Humour is important to me in my R&M Files. I understand that introducing humour in crime fiction is going to be fraught with difficulty for many reasons. But I think that if an author can bring it off it’s worth its weight in the story. It’s worth more than its weight. I’ve tempted my idea of what’s funny out of the shadows once again into R&M#5. It works for me. Funny humour always works for me as a reader. It’s one of the things I like about reading Elmore Leonard. That man could write a line that made me hoot and re-read it again and again just to appreciate the subtlety of it. I’m talking about a serious line of dialogue that was just so perfect it became funny. That kind of funny is a writer at the top of his craft.

Freshness: It’s not easy to keep books in a series fresh, to prevent them and the characters from becoming stale and predictable. It might be the biggest challenge for an author. I’m about to start book six in the R&M Files. I’m about to find out. Or maybe feedback on #5 will indicate it.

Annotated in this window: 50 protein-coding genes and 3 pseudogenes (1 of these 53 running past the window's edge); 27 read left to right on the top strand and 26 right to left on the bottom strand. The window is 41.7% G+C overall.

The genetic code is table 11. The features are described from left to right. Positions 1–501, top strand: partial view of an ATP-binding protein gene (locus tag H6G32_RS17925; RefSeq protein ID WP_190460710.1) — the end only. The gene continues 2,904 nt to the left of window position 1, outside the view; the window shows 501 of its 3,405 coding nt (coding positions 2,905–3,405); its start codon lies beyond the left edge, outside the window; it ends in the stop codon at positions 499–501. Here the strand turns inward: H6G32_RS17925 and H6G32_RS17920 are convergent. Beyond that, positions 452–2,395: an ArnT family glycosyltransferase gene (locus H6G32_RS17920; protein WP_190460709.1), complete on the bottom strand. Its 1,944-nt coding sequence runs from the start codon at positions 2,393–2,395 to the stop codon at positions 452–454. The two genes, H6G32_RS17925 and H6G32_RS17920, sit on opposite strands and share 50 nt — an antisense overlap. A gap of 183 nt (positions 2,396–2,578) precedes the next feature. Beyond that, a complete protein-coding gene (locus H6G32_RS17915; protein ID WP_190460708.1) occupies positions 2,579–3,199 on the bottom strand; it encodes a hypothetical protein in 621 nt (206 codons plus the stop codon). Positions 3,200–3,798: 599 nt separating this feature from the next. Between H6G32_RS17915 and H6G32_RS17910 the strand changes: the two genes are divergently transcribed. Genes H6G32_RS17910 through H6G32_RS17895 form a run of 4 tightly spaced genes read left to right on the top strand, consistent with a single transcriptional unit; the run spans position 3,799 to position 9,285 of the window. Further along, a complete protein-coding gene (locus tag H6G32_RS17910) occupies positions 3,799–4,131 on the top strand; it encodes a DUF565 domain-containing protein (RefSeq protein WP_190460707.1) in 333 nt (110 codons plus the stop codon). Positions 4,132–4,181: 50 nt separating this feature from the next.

If someone with a hankering to write s series of detective novels asked me for advice I would say: read a few series before you even pick up a pencil. Get the feel for how characters develop over a few books. Read the books critically. Search for what works for you as a reader and what doesn’t over the course of, say, the first five books. Do I regret not doing that? (Wrinkles nose in thought.) No. But it might have helped me as a writer to think longer term for my characters. Then again when I wrote Rope Enough I had no idea there’d be #2 never mind a #5. And there will be a #6. I have to start that next. (More on that in September.)